The Collegian
Thursday, May 23, 2024

Virginia college students react to transgender student policy changes

<p>Protestors lay down in a moment of silence to honor the trans people who have died due to the effects of transphobia Sunday, Oct. 23, 2022</p>

Protestors lay down in a moment of silence to honor the trans people who have died due to the effects of transphobia Sunday, Oct. 23, 2022

About 40 people lay on the ground in silence in front of the Capitol Square Bell Tower on Oct. 23. The crowd remained on the ground for a few minutes in honor of transgender students who have not felt safe at school.

The moment of silence took place at the end of a rally supporting the rights of transgender students organized by the Virginia Collegiate Queer Collective. The group seeks to form a coalition of LGBTQ+ organizations at Virginia universities and is working against Gov. Glenn Youngkin’s policies regarding transgender students. Students from the University of Virginia, College of William and Mary, Virginia Commonwealth University and the University of Richmond spoke at the rally. 

The policies, originally released on Sept. 19, would require students to use bathrooms and join athletic teams corresponding to their sex at birth, and schools would be required to notify parents if their children request to be called by different names or pronouns, said Jack Preis, a professor of law at the University of Richmond. The public comment period delaying the implementation of these policies is set to end on Oct. 26.

Speakers at the protest said Virginia used to be a leader among southern states in passing affirmative policies. They said this was no longer the case, with Youngkin’s new policies joining some of the hundreds of anti-LGBTQ+ bills proposed in state legislatures across the country.

VCQC representatives spoke about various initiatives taking place through their committees dedicated to outreach, education, programs and legal matters.

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A member of the Virginia Collegiate Queer Collective addresses the crowd, Sunday, Oct. 23, 2022

Senior Nichole Schiff, who is president of the LGBTQ+ Coalition on campus, attended the rally. VCQC contacted the groups toward the end of last month, Schiff said. She hopes that the coalition will encourage greater involvement from UR students on these issues, Schiff said. 

Thad Williamson, a leadership professor at UR, is concerned parental notification could harm some transgender students by “outing” them to their parents, he said.

“[Transgender students] may not have supportive families, and school may actually be their refuge and a place where they can be themselves,” he said. 

Youngkin has defended his policies, taking the stance that parents should not be left out of the life changes regarding transgender youth, and believes that these policies will help bring parents into the forefront of matters concerning their children.

“I can't begin to see why someone would advocate for excluding a parent from these most important decisions and that's why these model policies are important,” Youngkin said in an interview with CBS 19 Charlottesville.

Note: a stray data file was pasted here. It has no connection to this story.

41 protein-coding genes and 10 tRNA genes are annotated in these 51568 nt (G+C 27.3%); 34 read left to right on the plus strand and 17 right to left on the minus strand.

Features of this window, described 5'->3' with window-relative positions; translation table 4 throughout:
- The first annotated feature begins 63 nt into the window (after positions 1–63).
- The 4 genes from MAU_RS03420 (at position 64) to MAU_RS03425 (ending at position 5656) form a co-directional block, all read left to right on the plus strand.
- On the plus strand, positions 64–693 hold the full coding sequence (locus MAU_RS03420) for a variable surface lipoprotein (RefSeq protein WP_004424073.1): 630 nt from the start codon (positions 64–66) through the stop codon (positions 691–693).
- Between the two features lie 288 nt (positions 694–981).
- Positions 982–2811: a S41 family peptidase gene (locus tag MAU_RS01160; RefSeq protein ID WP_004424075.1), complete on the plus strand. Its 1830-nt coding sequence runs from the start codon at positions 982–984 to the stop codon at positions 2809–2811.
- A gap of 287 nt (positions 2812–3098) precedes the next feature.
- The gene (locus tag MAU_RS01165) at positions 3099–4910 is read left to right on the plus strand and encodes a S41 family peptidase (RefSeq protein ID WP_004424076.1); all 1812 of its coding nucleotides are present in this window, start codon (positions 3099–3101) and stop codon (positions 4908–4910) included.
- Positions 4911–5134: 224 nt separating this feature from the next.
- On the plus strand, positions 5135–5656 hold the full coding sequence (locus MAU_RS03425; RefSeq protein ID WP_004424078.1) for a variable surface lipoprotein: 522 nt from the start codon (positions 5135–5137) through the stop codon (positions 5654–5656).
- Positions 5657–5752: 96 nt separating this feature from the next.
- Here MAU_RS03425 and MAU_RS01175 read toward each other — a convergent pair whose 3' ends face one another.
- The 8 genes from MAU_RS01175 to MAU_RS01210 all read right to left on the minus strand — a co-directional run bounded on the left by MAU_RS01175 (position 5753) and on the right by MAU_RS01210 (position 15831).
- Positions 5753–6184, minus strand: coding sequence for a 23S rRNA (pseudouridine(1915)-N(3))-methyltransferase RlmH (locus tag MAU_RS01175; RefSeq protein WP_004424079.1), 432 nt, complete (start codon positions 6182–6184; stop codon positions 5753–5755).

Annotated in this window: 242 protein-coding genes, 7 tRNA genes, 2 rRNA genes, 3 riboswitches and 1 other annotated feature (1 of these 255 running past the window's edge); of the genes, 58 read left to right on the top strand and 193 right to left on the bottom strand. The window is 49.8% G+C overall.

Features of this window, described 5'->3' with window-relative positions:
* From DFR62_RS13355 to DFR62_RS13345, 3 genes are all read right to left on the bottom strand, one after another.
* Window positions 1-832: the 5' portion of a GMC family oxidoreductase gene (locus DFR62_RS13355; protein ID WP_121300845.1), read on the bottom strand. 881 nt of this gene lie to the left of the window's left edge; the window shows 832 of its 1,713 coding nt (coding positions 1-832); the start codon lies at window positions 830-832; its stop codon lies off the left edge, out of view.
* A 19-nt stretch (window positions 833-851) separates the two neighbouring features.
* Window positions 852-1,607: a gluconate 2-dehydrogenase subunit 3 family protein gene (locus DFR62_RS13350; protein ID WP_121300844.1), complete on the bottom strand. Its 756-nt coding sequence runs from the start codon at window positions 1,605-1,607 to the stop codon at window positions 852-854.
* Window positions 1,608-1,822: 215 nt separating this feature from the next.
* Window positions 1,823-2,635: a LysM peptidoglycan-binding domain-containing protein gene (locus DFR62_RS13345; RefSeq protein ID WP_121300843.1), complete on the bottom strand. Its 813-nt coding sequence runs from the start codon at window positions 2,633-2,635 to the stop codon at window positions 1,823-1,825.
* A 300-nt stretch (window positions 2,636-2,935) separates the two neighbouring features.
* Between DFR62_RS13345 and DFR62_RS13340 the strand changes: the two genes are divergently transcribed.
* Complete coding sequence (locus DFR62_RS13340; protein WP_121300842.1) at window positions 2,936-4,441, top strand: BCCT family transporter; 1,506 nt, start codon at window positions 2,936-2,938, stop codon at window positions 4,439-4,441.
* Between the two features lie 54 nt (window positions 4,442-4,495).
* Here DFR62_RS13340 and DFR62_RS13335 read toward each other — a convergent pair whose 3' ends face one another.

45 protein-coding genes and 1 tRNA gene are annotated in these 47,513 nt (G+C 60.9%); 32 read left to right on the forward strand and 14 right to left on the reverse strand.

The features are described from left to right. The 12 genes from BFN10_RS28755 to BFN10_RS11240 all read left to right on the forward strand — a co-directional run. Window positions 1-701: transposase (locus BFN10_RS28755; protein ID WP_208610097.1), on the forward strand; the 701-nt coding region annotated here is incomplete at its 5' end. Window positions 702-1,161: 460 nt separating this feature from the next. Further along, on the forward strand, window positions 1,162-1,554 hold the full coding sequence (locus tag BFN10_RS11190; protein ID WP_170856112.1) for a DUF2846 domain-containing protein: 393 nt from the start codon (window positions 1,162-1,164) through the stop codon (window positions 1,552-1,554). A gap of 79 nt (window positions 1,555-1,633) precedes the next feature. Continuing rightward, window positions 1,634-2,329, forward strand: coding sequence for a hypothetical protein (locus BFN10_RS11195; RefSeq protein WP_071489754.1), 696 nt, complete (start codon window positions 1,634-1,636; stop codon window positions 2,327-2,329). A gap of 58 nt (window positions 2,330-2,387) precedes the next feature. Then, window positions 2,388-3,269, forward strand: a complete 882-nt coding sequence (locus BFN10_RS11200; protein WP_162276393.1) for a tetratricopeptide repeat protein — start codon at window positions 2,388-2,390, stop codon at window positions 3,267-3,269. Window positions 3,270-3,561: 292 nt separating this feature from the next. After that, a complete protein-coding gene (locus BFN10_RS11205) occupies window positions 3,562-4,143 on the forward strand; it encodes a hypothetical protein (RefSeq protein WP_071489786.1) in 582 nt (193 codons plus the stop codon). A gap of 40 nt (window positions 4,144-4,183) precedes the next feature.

Youngkin further defended his stance, saying there were independent processes to ensure the safety of children in their homes, in which teachers and counselors could acquire if issues arise.

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The Hanover County School Board passed a resolution on Aug. 31 in a closed session to restrict transgender students' access to restrooms and locker rooms matching their gender identity. Hanover County School Board member Ola J. Hawkins declined The Collegian’s request for comment. 

Many high school students across the state have staged walkouts to express their disagreement with the new policy. As of Oct. 23, more than 62,000 comments have been made in the public comment period following the release of the model policies. 

“They know our power, and they are actively trying to disappear us, erase us, minimize us, hide us, and it's not going to work,” said Casey Butler, the associate director of LGBTQ+ Student Life on campus.

Youngkin’s policies may not all come to fruition. A Supreme Court case allowing students to use bathrooms corresponding to their gender identity may void one of the policies, and people will likely file lawsuits on the basis of conflict with federal laws such as Title IX or the Americans with Disabilities Act, Preis said. Enforcement generally will be difficult because the governor cannot tie a school district's funding to compliance, Preis said.

Youngkin’s administration is unlikely to make major changes to the policies before they are implemented, but some school districts may decide not to enforce them, Preis said. The Richmond City School Board passed a resolution to reject them 8-1, while the Henrico County School Board has not yet made a decision.

UR first-year Jasmine Khatcheressian, who is transgender and uses she/her pronouns, encouraged teachers to continue recognizing gender identities through the use of preferred names and pronouns. Teachers should treat transgender students the same way they treat their cisgender students, Khatcheressian said.

“A lot of what has made it bearable has been the ... supportive teachers who have been fighting the system from the inside,” Khatcheressian said.

Although the policies may be challenged or implemented inconsistently, they are still a calculated political move by Youngkin, Preis said. 

“Politically speaking, this is a great move,” he said. “[Youngkin] just comes away looking like a fighter, even if he loses.” 

Contact city and state editor Eileen Pomeroy at

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